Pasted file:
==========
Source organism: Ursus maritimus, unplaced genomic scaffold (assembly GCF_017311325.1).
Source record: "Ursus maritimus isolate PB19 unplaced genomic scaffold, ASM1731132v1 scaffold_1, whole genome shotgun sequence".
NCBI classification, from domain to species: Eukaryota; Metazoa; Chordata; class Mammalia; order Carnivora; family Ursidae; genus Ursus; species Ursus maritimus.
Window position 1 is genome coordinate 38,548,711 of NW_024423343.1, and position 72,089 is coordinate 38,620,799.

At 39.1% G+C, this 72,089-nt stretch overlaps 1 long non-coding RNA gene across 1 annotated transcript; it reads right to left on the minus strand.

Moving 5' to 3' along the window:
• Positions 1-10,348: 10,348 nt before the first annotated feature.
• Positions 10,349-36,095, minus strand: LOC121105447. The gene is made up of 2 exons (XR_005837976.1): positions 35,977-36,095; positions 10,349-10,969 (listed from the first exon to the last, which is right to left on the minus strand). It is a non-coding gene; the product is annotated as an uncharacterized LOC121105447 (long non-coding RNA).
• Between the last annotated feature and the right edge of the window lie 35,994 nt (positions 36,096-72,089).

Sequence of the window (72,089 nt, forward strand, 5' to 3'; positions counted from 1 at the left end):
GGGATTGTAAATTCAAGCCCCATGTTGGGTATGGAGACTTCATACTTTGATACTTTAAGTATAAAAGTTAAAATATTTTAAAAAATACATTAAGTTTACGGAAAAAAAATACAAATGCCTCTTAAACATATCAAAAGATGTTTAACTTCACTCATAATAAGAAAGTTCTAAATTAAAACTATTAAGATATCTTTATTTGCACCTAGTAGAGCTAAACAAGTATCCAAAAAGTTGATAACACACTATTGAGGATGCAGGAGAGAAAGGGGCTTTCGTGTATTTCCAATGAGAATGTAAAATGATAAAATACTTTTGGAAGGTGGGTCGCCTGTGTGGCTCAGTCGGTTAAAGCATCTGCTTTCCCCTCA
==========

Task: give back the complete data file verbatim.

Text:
Source organism: Ursus maritimus, unplaced genomic scaffold (assembly GCF_017311325.1).
Source record: "Ursus maritimus isolate PB19 unplaced genomic scaffold, ASM1731132v1 scaffold_1, whole genome shotgun sequence".
NCBI classification, from domain to species: Eukaryota; Metazoa; Chordata; class Mammalia; order Carnivora; family Ursidae; genus Ursus; species Ursus maritimus.
Window position 1 is genome coordinate 38,548,711 of NW_024423343.1, and position 72,089 is coordinate 38,620,799.

At 39.1% G+C, this 72,089-nt stretch overlaps 1 long non-coding RNA gene across 1 annotated transcript; it reads right to left on the minus strand.

Moving 5' to 3' along the window:
• Positions 1-10,348: 10,348 nt before the first annotated feature.
• Positions 10,349-36,095, minus strand: LOC121105447. The gene is made up of 2 exons (XR_005837976.1): positions 35,977-36,095; positions 10,349-10,969 (listed from the first exon to the last, which is right to left on the minus strand). It is a non-coding gene; the product is annotated as an uncharacterized LOC121105447 (long non-coding RNA).
• Between the last annotated feature and the right edge of the window lie 35,994 nt (positions 36,096-72,089).

Sequence of the window (72,089 nt, forward strand, 5' to 3'; positions counted from 1 at the left end):
GGGATTGTAAATTCAAGCCCCATGTTGGGTATGGAGACTTCATACTTTGATACTTTAAGTATAAAAGTTAAAATATTTTAAAAAATACATTAAGTTTACGGAAAAAAAATACAAATGCCTCTTAAACATATCAAAAGATGTTTAACTTCACTCATAATAAGAAAGTTCTAAATTAAAACTATTAAGATATCTTTATTTGCACCTAGTAGAGCTAAACAAGTATCCAAAAAGTTGATAACACACTATTGAGGATGCAGGAGAGAAAGGGGCTTTCGTGTATTTCCAATGAGAATGTAAAATGATAAAATACTTTTGGAAGGTGGGTCGCCTGTGTGGCTCAGTCGGTTAAAGCATCTGCTTTCCCCTCA